Emotional // Some days we completely abandon the CJR/Social Routine. However, the only time it is acceptable for us to abandon a CJR/SR (Although we never abandon the C. Never!) is a day when we wake up and get to work immediately. Ideally our day consists of CJR/SR + WORK, but that is just not always realistic. On work days we take the yummy fruits of all our physical and spiritual efforts and feed them into our creative little bodies and turn their energy into productivity. This is the last step of our creative process, but it is also the most important because without it we’d eventually
lose our will to live be forced to get a 9-5.
Another piece of our creative process which also falls into this category (cos sometimes WORK + THIS THING = same thing) is what we refer to as Spending Time A-LONE or STAL time. The name is really fancy. We’re artists. STAL time is the opposite of stalling, even though to an outside observer it may look like just that. It isn’t (AND it is just as necessary as work time – but wait…they’re ALL necessary – and since it is so hard to come by it is very highly coveted). STAL time is ANY thing you do A-LONE. Do you share a bed with someone? We do. She’s 19 years old and she’s sitting on the bed listening to the Aladdin soundtrack right. now. When she’s at school we like to lay on the bed, take it up entirely, and watch episodes of Nashville for the 90 minutes we have to ourselves. We also like to take 30 minutes to shave our legs in the shower, cos: precision, and we also like to stand with the fridge door open and drink all the Apple Juice out of the jar when no one is home. STAL-time.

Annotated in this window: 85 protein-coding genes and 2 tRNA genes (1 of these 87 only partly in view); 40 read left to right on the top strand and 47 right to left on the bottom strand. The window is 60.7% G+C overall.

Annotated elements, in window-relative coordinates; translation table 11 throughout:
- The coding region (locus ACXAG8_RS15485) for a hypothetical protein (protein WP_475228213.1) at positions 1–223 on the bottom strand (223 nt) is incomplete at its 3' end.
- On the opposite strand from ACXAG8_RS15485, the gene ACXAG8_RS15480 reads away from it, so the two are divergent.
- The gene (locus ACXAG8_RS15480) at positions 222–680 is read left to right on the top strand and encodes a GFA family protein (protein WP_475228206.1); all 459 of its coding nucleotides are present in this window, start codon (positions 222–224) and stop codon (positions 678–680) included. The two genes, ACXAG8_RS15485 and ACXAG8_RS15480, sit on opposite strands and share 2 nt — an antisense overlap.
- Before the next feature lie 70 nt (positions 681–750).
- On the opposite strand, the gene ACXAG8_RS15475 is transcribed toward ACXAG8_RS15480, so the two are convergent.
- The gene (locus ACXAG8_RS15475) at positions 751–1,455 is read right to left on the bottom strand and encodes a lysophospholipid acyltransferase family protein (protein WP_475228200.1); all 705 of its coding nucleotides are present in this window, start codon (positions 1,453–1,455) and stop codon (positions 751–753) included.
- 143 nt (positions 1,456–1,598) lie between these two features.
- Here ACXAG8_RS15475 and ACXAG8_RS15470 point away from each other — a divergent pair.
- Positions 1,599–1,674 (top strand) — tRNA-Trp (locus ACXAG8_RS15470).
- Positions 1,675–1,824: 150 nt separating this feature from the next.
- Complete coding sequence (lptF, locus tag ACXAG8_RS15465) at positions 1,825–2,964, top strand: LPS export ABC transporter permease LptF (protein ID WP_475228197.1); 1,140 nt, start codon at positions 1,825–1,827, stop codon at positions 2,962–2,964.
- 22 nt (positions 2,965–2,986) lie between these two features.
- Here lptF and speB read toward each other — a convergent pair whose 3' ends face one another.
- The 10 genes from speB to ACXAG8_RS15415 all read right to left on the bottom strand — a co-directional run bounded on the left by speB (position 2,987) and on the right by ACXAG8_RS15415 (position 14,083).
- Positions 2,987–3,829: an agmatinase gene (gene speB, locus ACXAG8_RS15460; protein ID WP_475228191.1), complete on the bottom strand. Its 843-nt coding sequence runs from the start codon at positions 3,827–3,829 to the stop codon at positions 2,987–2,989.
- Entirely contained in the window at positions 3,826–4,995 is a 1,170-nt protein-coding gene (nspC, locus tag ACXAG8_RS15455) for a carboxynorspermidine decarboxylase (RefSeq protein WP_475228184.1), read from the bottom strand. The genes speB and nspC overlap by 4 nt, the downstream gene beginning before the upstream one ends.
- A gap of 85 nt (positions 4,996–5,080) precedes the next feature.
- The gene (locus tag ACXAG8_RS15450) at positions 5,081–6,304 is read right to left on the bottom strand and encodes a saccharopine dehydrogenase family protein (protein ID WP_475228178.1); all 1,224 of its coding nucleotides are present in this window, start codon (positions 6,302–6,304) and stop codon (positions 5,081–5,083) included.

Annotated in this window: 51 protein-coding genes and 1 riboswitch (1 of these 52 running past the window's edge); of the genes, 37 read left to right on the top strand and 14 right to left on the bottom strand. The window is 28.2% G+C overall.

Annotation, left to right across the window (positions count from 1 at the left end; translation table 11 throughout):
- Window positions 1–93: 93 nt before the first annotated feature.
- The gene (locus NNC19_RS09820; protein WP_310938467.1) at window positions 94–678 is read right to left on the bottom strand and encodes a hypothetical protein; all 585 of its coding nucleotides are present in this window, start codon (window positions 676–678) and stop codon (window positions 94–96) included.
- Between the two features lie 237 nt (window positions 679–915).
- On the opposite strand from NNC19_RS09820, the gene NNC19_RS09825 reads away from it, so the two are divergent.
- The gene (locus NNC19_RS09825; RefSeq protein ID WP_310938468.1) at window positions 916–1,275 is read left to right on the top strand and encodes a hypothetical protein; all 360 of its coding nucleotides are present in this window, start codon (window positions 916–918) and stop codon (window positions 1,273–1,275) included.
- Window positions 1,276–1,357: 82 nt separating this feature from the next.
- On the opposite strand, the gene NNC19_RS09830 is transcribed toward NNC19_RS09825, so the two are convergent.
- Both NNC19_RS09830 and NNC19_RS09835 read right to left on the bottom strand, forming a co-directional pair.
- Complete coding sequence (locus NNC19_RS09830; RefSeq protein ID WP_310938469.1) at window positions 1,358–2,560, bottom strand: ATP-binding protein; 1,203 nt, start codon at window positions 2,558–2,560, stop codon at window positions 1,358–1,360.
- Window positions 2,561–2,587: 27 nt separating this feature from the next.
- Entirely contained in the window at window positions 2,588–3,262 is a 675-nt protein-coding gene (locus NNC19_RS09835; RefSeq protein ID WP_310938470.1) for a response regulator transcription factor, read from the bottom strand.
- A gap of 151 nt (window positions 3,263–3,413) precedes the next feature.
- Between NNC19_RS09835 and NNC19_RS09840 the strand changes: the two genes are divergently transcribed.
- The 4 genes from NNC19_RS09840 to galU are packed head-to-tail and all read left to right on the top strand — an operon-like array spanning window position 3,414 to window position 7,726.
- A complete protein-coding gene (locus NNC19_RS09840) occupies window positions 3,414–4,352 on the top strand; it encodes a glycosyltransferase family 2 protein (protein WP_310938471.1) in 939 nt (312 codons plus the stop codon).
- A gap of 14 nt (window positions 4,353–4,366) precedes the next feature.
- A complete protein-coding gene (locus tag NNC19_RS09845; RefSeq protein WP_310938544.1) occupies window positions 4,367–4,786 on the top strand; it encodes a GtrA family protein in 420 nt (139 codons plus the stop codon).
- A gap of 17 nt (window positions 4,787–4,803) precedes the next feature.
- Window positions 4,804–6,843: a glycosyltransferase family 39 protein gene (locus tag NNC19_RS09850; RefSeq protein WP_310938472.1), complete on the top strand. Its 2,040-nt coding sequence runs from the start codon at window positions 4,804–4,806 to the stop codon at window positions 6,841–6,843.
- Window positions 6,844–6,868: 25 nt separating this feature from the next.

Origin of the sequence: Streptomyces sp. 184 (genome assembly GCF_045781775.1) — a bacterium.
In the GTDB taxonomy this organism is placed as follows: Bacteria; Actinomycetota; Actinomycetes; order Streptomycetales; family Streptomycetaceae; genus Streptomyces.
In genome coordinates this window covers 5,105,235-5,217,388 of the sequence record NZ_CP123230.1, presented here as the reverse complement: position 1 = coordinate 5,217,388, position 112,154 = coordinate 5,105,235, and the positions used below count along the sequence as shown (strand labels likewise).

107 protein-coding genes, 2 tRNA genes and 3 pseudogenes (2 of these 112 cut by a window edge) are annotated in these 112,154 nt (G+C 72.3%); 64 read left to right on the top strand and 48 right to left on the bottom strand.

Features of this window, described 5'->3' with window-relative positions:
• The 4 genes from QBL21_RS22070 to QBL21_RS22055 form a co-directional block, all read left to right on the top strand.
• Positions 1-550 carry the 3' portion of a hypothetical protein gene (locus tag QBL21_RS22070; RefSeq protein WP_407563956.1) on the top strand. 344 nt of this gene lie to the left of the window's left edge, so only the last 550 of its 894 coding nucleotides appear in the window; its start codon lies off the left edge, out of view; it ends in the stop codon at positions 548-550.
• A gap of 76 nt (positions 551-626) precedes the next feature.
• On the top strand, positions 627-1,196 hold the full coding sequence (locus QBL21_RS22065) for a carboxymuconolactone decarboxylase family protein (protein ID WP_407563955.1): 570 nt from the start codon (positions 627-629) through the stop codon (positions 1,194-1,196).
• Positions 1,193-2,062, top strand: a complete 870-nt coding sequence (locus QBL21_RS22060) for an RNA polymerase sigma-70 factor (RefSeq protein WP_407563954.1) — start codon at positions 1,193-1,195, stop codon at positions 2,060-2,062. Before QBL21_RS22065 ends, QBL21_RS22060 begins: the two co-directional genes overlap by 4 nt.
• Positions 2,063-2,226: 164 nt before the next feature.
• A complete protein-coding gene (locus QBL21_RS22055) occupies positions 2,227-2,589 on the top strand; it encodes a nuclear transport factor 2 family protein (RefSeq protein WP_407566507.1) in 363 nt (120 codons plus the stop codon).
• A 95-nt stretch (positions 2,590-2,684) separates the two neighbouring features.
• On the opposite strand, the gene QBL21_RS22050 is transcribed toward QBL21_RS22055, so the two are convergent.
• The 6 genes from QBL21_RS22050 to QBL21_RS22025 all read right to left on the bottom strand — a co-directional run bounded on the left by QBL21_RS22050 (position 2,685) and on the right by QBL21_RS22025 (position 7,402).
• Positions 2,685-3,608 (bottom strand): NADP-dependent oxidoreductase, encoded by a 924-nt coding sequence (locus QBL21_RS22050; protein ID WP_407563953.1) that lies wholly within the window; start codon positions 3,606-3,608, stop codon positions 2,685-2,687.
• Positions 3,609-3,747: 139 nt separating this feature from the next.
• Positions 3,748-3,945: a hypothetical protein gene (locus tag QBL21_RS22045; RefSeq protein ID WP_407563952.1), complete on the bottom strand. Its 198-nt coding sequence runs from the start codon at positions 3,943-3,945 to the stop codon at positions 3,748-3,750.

The Best Ingredient // The above quote from The Last Unicorn* is how I chose to initiate this discussion about our creative process because for us, the key ingredient to maintaining creative inspiration and output is believing in ourselves, and nothing is more essential to this part of the process than our design partner and #1 in the circle of 5, DUSTspell. If ever there are creative doubts there is always a little sunshine head (now sunset head, cos she died her hair pink) to bounce ideas off and either validate or dissipate any unanswerable questions. This is not to say that everyone needs a design partner; some people are truly better suited for working through their creative processes alone. But around here we definitely need our other half (or even a group of carefully chosen slices). It helps us avoid whatever slumps we may get lost in without someone else to snap us back to reality or give constructive criticism. Like Molly Grue right before Schmendrick turns the Lady Amalthea into a human to save her from the Red Bull, she’s always there reminding us: We have all the power we need if we dare to look for it (See?! She’s the kind of person you’ll want to have in your circle of 5 if you take that advice!!).
Do you have a similar creative process or is it something completely different for you? What things are most essential for you to get through it? Let us know! We’d love to hear about it
*The backdrop for the quote is a Landon Metz painting from his series, Varying Degrees of Absurdity. I picked it because the color palette reminds me of the Lady Amalthea as she is climbing the stairs to King Haggard’s castle, wearing Schmendrick’s blue cape.